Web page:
ing a net favorable balance of $1,184,000,000.
In this period tho nation exported $1,852,000,
000 more of agricultural commodities than it
imported, or an excess greater by $1,095,000,
000 than in the preceding period. Xhis great
change occurred in spite of the fact that the
value of cotton exports in tho latter period was
only $1,169,000,000, as against $1,245,000,000
in the preceding period The large increase in
the excess was due mainly to the development
of the cereal and live-stock farming in tho mid
dle west, which began to show itself in largo
ways between 1872 and 4876. In no year prior
tn 1872 had the value of wheat exported exceed
ed $47 000000, the value of corn $15,000,000,
and the value of meat and meat products $40,
nnn 000 In 1874 the value of wheat exported
xna $101,000,000, of corn $25,000.0aaf and of
meat and meat products $70,000,060 The total
export value of these
ation. The total corn crop of Argentina Is about
195,000,000 bushels. In 1912 tho United States
produced over 3,100,000,000 bushels, and in
1913 two and a half billion bushels. .The short
age In tho crop of 1913 as compared with that
of 1912 was over 600,000,000 bushels. Tho total
corn crop of Argentina was less than one-third
of this shortage. A very small fraction of this
total reaches the United States. The European
markets are strong competitors for all agricul
tural products from South America, and receive
tho greater part of that continent's surplus.
Tho importation of corn from all countries,
including Argentina, for tho year ending Oc
tober 31, 1914, was 16,000,000 bushels, or seven
tenths of one per cent, of the domestic crop. Dur
ing this samo period tho United States exported
11,000,000 bushels. Thd ' excess of imports,
therefore, was 5,000,000 bushels, or about two
tenths of one per cent of our own crop. Tha
Corn Products Refining Company of New York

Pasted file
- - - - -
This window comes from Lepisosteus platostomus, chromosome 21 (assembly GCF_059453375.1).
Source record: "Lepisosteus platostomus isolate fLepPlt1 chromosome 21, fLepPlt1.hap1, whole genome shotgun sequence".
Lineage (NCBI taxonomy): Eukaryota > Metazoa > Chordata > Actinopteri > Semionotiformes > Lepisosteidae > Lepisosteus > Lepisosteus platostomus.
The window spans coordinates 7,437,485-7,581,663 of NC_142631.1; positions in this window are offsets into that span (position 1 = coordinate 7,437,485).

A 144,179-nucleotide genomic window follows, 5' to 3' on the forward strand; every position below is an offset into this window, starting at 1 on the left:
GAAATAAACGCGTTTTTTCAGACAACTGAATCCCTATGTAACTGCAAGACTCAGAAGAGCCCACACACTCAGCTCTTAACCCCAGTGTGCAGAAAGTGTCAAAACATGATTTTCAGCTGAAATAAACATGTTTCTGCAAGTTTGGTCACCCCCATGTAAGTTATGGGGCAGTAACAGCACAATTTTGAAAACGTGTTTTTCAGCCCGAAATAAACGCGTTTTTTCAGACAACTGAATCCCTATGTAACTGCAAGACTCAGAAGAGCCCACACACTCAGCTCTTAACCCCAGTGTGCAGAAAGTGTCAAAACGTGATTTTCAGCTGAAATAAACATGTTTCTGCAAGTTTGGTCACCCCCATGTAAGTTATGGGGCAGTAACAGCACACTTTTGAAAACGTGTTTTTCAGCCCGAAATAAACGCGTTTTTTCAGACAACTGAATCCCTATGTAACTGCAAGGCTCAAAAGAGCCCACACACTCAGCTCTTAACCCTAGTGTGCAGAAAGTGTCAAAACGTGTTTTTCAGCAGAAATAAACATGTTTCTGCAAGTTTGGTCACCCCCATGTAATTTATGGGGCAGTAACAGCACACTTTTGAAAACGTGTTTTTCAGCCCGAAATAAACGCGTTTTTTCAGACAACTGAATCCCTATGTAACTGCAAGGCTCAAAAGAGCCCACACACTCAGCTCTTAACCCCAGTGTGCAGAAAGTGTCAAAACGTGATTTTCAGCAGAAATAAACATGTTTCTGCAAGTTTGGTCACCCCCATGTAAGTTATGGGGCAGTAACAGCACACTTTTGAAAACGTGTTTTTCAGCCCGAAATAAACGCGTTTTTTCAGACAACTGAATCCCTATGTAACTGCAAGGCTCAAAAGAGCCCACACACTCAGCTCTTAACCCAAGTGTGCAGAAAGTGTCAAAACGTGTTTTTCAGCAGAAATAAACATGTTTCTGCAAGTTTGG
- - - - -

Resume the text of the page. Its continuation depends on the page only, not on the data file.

uses about 40,000,000 bushels of corn annually
in the manufacture of corn food products, and
the greater part of tho Argentine corn imported
was used in the manufacture of these products.
As a matter of fact, tho importation of this corn
cuts no figure in our domestic price. This year
we shall export much more corn than wo import.
Even In our trade with Canada, from which
thoso who aro concerned with agricultural com
petition might apprehend danger, wo discover
that in 1914 wo exported to Canada $38,600,000
worth of agricultural products, including fruits
$12,600,000, meats $4,750,000, wheat $17,500,
000, corn $3,200,000, while we imported $10,-.
700,000 worth of live animals, and $10,600,000
of moats, leaving a balance in favor of American
farmers of $17,600,000, as against the balance
in their favor (under the tariff act of 1909) for
tho year 1911 of $12,640,000.
It seems improbable that tho importation of
corn and meats will very largely increase in the
near future and that they will get very far be
yond tho American seaboard. With improve
ments which are steadily being made in Amer
ican agriculture under the stimulus of a number
of helpful agencies, including the department of
agriculture and the land grant colleges, the
chances for successful competition from abroad
will become smaller and smaller. We must re
member that not over 45 per ceat of our arable
land is yet under cultivation, and that not more
than. 12 per cent. of that I yielding full returns;